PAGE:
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Spring gets into full swing in Alexandria this month, and there are dozens of events around the city to get you out of the house.

Visit Alexandria has compiled a list of events this month around town, including Easter egg hunts, book signings, a film screening and musical performances.

April events in Alexandria:

  • Outdoor cello concert: Listen to cellist Amit Peled at The Rectory in Old Town on April 7 (Thursday), from 5 to 6 p.m. and 6:30 to 7 p.m. Tickets cost $45 apiece for adults and $25 for children
  • Book signing at Alexandria Visitor Center: Meet John Adam Wasowicz, the Author of the Old Town Mysteries, Daingerfield Island, Jones Point, Slaters Land and Roaches Run. Two book signings will be held on April9 and 10 (Saturday and Sunday) from 10:00 a.m. to 2 p.m.
  • Easter Egg Hunt with the Old Town Business Association: On April 9 (Saturday) from 11 a.m. to 2 p.m.
  • Historic event at Carlyle House: On April 9 (Saturday), learn from costumed interpreters about how Major General Edward Braddock, Commander-in-Chief of His Majesty’s Forces in North America, landed in Alexandria in 1775. Tickets are free, and the event is from 12 to 4 p.m.
  • Cherry Blossom Jubilee: On Sunday (April 10), enjoy live performance by taiko drum group Nen Daiko on the waterfront side of the Art Center, followed by an Art Center-wide exhibition of cherry blossom-inspired works by resident artists and galleries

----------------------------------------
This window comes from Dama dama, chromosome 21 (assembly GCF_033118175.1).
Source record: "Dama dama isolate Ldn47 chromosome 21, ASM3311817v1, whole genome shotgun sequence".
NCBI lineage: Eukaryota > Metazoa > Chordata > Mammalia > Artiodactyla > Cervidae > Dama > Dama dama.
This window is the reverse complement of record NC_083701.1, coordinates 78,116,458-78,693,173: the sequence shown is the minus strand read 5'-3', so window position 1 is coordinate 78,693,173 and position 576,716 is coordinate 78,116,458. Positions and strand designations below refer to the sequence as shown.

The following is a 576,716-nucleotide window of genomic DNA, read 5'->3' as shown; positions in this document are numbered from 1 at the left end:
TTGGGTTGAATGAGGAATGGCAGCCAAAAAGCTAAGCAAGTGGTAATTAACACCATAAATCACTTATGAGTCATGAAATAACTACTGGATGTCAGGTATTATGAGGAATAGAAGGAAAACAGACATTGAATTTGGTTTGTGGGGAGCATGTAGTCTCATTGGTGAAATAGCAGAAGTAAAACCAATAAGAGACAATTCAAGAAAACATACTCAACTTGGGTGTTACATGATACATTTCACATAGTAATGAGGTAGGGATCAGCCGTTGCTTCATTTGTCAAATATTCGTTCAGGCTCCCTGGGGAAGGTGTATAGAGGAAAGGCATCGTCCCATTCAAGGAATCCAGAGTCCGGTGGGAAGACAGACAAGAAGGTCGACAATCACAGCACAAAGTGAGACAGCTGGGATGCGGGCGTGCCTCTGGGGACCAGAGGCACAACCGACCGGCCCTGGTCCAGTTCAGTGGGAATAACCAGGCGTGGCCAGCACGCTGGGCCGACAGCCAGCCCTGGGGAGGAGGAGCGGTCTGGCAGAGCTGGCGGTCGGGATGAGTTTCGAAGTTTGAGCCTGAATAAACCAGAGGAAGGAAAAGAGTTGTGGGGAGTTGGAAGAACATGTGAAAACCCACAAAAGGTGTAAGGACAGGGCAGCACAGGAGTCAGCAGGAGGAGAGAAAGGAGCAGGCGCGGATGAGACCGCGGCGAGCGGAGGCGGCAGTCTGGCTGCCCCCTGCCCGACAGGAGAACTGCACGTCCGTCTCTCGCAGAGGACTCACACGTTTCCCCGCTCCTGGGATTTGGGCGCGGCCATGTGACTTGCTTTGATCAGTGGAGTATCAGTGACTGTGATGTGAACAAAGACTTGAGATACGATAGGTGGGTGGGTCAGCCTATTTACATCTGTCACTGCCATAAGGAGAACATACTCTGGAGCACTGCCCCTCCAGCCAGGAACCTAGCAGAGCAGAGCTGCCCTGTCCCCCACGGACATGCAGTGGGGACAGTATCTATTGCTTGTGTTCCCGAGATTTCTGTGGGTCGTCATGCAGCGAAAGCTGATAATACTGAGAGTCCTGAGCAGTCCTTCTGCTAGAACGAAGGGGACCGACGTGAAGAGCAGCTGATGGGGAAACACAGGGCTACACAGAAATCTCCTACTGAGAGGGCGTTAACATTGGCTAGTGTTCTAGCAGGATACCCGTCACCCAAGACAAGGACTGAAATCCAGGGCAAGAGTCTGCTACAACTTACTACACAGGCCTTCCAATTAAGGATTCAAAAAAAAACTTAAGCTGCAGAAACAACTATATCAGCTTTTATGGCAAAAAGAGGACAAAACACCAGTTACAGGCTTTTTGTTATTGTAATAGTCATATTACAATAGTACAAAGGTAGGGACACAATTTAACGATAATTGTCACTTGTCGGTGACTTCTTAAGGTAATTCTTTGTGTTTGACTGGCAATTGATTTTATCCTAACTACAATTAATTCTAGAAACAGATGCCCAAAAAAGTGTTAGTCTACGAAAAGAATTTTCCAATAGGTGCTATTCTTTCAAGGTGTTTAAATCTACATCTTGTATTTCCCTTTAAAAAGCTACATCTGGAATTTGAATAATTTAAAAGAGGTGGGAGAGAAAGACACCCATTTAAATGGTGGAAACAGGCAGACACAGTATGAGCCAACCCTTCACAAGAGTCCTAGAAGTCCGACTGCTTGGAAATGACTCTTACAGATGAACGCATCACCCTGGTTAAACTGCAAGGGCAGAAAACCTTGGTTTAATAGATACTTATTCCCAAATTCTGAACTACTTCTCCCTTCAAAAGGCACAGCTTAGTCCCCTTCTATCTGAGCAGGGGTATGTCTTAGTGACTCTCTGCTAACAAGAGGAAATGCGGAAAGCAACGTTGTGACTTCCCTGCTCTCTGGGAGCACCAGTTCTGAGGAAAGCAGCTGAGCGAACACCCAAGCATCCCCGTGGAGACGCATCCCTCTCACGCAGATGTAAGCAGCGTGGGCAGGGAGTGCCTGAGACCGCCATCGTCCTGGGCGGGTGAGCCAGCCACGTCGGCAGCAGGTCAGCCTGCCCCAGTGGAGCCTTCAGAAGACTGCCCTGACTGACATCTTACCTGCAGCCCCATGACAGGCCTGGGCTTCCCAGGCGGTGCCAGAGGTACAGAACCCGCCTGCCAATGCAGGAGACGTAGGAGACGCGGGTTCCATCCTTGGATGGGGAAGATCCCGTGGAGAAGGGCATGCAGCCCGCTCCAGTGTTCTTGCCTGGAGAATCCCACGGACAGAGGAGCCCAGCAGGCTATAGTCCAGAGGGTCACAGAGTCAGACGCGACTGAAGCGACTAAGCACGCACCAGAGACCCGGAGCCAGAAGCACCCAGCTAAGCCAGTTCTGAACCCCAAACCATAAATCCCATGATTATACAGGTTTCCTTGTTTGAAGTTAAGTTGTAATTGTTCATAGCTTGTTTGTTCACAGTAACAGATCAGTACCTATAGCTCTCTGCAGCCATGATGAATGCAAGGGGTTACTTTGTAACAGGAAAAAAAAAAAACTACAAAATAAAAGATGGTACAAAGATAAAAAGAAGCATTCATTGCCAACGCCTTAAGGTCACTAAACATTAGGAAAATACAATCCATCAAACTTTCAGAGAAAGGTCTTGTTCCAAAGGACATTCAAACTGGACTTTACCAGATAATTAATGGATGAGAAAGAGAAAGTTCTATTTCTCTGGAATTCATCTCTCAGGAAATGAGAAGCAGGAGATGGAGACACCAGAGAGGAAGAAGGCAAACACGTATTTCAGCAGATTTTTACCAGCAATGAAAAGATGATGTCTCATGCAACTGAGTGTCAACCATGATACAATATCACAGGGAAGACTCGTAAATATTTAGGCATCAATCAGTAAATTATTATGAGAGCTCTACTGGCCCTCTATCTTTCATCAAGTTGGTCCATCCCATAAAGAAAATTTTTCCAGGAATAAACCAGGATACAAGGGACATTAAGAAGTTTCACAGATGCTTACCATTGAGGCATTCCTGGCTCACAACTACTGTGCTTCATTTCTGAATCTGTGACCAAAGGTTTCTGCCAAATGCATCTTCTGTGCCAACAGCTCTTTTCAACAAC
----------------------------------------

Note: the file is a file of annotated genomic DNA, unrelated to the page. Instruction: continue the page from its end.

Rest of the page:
• Outdoor vocal recital: On Thursday (April 14), Mexican soprano Judy Yannini makes her Secret Garden debut in a program of selections from vibrant zarzuelas to beloved operas, from 5 to 6 p.m. and 6:30 to 7 p.m. Tickets cost $45 apiece for adults and $25 for children
  • Easter Egg Hunt at Lee-Fendall House: On April 16 and 17 (Saturday and Sunday), there will be Easter egg hunts at the historic property, from 10 a.m. to 3 p.m. Tickets cost $15 for children ages 2 to 12, $5 for accompanying adults
  • Outdoor bluegrass concert: On April 21 (Thursday), listen to father-son team Ken & Brad Kolodner, from 5 to 6 p.m. and 6:30 to 7 p.m. Tickets cost $45 apiece for adults and $25 for children
  • Advance screening of ‘TRASHY: a zero waste film’: The feature documentary follows its director as she tries not to throw anything away over the course of a year. The free screening at the Torpedo Factory Art Center starts at 6 p.m.
  • 89th Annual Old Town Alexandria Homes & Garden Tour: The long cherished event will be held on April 23 (Saturday), from 10 a.m. to 4 p.m. Tickets cost $55 apiece if bought online and $65 at the Alexandria Visitor Center to tour the Carlyle House, Lee-Fendall House, River Farm, Gunston Hall, Mount Vernon and Green Spring Gardens
  • Alexandria Symphony Orchestra performance: The ASO will perform the music of Barber and Brahms at its April 23 (Saturday) concert. The event is from 7:30 to 9:30 p.m. and costs $20-$85 for adults, $5 for children and $15 for students
  • Rocklands BBQ meat and greet party: The April 23 (Saturday) event features School of Rock performances and local vendors
  • Soul Food Saturday: On April 23 (Saturday), explore the contributions of African American innovation and tradition to American cuisine with a unique walking tour around Old Town. The event is from 2 p.m. to 6 p.m. and tickets cost $95 apiece